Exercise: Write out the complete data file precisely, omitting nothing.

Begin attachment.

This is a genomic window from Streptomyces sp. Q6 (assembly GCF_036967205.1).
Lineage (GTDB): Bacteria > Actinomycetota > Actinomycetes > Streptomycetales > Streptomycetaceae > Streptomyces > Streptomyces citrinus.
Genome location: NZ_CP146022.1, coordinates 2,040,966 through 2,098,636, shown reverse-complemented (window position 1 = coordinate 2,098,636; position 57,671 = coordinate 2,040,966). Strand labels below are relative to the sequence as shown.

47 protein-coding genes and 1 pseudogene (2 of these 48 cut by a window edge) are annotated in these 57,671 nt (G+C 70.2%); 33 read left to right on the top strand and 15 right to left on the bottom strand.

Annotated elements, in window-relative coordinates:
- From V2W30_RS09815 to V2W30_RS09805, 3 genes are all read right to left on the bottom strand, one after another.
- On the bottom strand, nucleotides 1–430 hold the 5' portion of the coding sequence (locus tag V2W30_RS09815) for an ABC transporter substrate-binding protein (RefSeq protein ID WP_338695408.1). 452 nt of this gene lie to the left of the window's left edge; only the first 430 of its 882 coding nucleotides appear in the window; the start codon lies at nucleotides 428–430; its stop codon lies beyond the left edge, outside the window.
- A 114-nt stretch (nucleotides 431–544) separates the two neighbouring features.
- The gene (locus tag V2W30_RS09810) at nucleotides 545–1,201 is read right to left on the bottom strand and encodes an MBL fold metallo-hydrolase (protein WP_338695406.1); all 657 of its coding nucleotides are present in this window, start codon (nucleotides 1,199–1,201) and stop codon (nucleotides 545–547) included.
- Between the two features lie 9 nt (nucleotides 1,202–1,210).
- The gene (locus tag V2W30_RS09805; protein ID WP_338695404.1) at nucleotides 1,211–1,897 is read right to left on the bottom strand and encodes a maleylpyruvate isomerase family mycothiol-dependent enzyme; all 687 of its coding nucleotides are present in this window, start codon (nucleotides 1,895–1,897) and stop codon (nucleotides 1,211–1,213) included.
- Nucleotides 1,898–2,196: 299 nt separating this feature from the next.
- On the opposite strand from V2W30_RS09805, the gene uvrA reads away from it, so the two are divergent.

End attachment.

This is a genomic window from Streptomyces sp. Q6 (assembly GCF_036967205.1).
Lineage (GTDB): Bacteria > Actinomycetota > Actinomycetes > Streptomycetales > Streptomycetaceae > Streptomyces > Streptomyces citrinus.
Genome location: NZ_CP146022.1, coordinates 2,040,966 through 2,098,636, shown reverse-complemented (window position 1 = coordinate 2,098,636; position 57,671 = coordinate 2,040,966). Strand labels below are relative to the sequence as shown.

47 protein-coding genes and 1 pseudogene (2 of these 48 cut by a window edge) are annotated in these 57,671 nt (G+C 70.2%); 33 read left to right on the top strand and 15 right to left on the bottom strand.

Annotated elements, in window-relative coordinates:
- From V2W30_RS09815 to V2W30_RS09805, 3 genes are all read right to left on the bottom strand, one after another.
- On the bottom strand, nucleotides 1–430 hold the 5' portion of the coding sequence (locus tag V2W30_RS09815) for an ABC transporter substrate-binding protein (RefSeq protein ID WP_338695408.1). 452 nt of this gene lie to the left of the window's left edge; only the first 430 of its 882 coding nucleotides appear in the window; the start codon lies at nucleotides 428–430; its stop codon lies beyond the left edge, outside the window.
- A 114-nt stretch (nucleotides 431–544) separates the two neighbouring features.
- The gene (locus tag V2W30_RS09810) at nucleotides 545–1,201 is read right to left on the bottom strand and encodes an MBL fold metallo-hydrolase (protein WP_338695406.1); all 657 of its coding nucleotides are present in this window, start codon (nucleotides 1,199–1,201) and stop codon (nucleotides 545–547) included.
- Between the two features lie 9 nt (nucleotides 1,202–1,210).
- The gene (locus tag V2W30_RS09805; protein ID WP_338695404.1) at nucleotides 1,211–1,897 is read right to left on the bottom strand and encodes a maleylpyruvate isomerase family mycothiol-dependent enzyme; all 687 of its coding nucleotides are present in this window, start codon (nucleotides 1,895–1,897) and stop codon (nucleotides 1,211–1,213) included.
- Nucleotides 1,898–2,196: 299 nt separating this feature from the next.
- On the opposite strand from V2W30_RS09805, the gene uvrA reads away from it, so the two are divergent.